IW: Any pushback? Not everybody might want a wearable on them eight or 10 or 12 hours a day, if only to avoid personal data collection.
GG: We’ve been very careful to make our products less about the employee right now. We’re not intending to track health-related data — heart, stress, things like that, HIPAA-covered data. Our goal is to solve two problems: Understanding the organic environments around the employees and what could potentially lead to or contribute to workplace accidents, and automating and streamlining the near-miss reporting process.
IW: You expect to start pilot programs later this year and to launch the product in early 2018. What are your goals for the first couple of quarters or year?
GG: We’ve actually discovered some things just from our beta customers that we weren’t thinking about. We were hyper-focused on safety and one of our customers came to us and said, “Because you’re tracking location of people, that gives us a powerful insight into work paths and work flow, which is helpful for us as a lean manufacturer.” Seeing whether somebody travels from one end of the facility to the other five times in a shift, how do you eliminate that path so they can stay at one work station and be more productive?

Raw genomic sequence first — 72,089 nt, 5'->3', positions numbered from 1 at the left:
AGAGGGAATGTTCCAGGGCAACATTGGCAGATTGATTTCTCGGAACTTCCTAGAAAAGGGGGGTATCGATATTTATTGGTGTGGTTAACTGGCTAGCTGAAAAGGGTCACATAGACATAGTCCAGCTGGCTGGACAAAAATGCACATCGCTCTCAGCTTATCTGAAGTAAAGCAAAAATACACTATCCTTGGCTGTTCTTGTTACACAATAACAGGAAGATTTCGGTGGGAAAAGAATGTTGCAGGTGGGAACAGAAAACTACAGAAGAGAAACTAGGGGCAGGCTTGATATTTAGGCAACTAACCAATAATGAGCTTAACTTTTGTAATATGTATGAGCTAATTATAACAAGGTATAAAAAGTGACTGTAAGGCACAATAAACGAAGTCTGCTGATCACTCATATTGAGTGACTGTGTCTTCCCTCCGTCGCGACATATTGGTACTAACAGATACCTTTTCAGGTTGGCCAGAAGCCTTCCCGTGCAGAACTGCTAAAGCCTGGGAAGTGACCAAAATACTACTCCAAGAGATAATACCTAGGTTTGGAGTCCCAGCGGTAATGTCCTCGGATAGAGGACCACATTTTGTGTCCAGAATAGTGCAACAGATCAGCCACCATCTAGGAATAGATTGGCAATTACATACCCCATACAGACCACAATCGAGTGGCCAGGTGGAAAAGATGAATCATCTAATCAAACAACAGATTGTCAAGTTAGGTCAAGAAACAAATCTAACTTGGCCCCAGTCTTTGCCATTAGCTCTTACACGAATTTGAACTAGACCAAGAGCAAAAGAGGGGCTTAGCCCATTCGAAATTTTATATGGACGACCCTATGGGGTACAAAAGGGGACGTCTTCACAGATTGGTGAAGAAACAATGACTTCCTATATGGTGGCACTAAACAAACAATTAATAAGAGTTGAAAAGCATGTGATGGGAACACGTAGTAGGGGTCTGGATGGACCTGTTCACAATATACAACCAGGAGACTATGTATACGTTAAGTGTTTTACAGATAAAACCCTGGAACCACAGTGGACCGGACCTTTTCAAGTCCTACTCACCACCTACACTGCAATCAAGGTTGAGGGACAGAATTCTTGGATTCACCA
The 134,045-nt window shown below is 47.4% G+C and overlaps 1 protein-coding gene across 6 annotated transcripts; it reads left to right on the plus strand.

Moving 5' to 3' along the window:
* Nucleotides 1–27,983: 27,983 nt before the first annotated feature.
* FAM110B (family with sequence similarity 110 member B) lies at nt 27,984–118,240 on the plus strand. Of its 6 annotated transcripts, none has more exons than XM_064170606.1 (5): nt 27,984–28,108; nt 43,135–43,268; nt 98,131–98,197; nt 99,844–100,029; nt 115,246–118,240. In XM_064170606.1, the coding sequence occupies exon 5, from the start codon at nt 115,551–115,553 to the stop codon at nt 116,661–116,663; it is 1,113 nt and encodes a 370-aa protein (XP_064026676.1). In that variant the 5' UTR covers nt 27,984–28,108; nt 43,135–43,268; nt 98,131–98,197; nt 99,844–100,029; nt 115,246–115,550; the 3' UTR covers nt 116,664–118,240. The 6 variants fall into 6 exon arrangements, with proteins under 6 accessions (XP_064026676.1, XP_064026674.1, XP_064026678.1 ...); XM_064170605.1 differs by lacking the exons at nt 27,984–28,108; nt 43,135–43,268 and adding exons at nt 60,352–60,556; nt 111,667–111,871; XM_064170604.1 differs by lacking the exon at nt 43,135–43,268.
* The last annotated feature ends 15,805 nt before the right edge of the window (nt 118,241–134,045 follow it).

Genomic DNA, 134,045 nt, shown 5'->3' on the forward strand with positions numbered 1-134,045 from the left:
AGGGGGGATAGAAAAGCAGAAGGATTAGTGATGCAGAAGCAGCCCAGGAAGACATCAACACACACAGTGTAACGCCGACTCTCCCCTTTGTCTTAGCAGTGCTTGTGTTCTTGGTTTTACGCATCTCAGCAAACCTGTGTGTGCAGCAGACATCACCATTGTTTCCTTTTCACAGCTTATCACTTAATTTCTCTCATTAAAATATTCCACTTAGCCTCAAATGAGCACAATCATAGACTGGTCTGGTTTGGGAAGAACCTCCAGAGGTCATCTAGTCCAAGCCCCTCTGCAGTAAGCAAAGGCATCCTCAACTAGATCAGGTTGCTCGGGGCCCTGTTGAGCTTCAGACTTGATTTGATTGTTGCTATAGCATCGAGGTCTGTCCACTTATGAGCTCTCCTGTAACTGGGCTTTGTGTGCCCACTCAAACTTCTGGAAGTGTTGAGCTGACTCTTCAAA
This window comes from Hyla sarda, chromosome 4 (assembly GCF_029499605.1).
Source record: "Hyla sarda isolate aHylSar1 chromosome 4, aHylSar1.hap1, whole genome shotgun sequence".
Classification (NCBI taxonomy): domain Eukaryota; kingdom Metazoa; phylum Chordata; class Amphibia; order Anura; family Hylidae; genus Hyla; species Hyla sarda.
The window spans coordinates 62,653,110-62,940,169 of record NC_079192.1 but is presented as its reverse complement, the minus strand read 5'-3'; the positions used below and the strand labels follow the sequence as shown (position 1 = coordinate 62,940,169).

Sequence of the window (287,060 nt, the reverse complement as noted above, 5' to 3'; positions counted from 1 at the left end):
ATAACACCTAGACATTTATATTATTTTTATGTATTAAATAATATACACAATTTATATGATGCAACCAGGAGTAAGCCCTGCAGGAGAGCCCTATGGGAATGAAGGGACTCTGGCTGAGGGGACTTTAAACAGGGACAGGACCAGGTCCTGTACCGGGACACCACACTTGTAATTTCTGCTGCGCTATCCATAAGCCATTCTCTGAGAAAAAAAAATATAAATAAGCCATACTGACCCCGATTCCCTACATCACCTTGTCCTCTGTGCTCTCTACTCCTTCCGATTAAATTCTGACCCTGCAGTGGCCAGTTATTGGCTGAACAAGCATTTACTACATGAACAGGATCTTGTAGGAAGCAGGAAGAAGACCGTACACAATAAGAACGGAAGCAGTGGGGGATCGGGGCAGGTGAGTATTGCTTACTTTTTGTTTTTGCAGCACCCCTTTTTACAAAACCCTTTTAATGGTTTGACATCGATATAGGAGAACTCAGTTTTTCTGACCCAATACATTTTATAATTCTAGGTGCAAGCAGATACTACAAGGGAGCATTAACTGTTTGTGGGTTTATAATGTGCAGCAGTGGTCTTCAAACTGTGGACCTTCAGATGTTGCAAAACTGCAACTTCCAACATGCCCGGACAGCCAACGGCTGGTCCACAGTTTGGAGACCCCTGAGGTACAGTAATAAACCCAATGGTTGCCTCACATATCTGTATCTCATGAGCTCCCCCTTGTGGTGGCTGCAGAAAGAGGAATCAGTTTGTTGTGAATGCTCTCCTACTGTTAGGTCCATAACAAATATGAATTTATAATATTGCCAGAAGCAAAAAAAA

We’re learning productivity efficiency from our beta customers. Another customer talked to us about the ability to have employees use the device to report work-quality issues. That was something we hadn’t thought about. You have this safety pool that is also helping to provide quality and efficiency improvements. The data we’re gathering can help safety managers understand trends.
IW: What has the move back to an industrial space been like?
GG: My previous company, the software company, did a fair amount of work for manufacturing and trade industries, taking legacy systems and upgrading them to new software, or taking something in-house and putting it on a tablet. I’ve had opportunities to touch manufacturing for years and build up all of these relationships that I’m finally getting to tap into in a totally new way.
I don’t see myself getting very far out of this industry. I believe a lot in it. It’s a huge part of our economy — it’s a huge part of the Midwest — and we have to continue to find ways to make these facilities safer and more efficient. There are other areas in manufacturing that can be touched and improved with technology.